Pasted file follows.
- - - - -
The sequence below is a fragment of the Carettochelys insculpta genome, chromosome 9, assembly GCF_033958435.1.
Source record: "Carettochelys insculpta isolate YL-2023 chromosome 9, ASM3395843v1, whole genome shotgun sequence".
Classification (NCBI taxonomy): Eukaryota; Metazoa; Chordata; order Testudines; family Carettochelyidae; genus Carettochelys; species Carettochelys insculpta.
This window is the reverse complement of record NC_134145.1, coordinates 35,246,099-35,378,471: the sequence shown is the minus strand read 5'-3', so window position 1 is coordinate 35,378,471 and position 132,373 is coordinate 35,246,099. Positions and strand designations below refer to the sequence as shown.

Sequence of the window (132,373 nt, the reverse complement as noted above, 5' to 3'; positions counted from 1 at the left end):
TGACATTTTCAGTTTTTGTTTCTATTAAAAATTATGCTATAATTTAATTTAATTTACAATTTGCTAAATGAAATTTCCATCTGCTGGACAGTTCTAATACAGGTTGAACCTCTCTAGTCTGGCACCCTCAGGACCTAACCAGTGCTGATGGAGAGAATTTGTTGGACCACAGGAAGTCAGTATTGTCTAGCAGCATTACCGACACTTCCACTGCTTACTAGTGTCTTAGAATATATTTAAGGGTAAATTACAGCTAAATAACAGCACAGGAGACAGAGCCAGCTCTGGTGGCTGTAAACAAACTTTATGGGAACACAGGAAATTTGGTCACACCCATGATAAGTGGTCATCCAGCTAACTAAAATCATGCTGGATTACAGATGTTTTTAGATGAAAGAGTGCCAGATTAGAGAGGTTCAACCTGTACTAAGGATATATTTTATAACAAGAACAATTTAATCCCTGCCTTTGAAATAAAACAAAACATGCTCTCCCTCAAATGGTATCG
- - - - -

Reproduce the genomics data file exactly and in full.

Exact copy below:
The sequence below is a fragment of the Carettochelys insculpta genome, chromosome 9, assembly GCF_033958435.1.
Source record: "Carettochelys insculpta isolate YL-2023 chromosome 9, ASM3395843v1, whole genome shotgun sequence".
Classification (NCBI taxonomy): Eukaryota; Metazoa; Chordata; order Testudines; family Carettochelyidae; genus Carettochelys; species Carettochelys insculpta.
This window is the reverse complement of record NC_134145.1, coordinates 35,246,099-35,378,471: the sequence shown is the minus strand read 5'-3', so window position 1 is coordinate 35,378,471 and position 132,373 is coordinate 35,246,099. Positions and strand designations below refer to the sequence as shown.

Sequence of the window (132,373 nt, the reverse complement as noted above, 5' to 3'; positions counted from 1 at the left end):
TGACATTTTCAGTTTTTGTTTCTATTAAAAATTATGCTATAATTTAATTTAATTTACAATTTGCTAAATGAAATTTCCATCTGCTGGACAGTTCTAATACAGGTTGAACCTCTCTAGTCTGGCACCCTCAGGACCTAACCAGTGCTGATGGAGAGAATTTGTTGGACCACAGGAAGTCAGTATTGTCTAGCAGCATTACCGACACTTCCACTGCTTACTAGTGTCTTAGAATATATTTAAGGGTAAATTACAGCTAAATAACAGCACAGGAGACAGAGCCAGCTCTGGTGGCTGTAAACAAACTTTATGGGAACACAGGAAATTTGGTCACACCCATGATAAGTGGTCATCCAGCTAACTAAAATCATGCTGGATTACAGATGTTTTTAGATGAAAGAGTGCCAGATTAGAGAGGTTCAACCTGTACTAAGGATATATTTTATAACAAGAACAATTTAATCCCTGCCTTTGAAATAAAACAAAACATGCTCTCCCTCAAATGGTATCG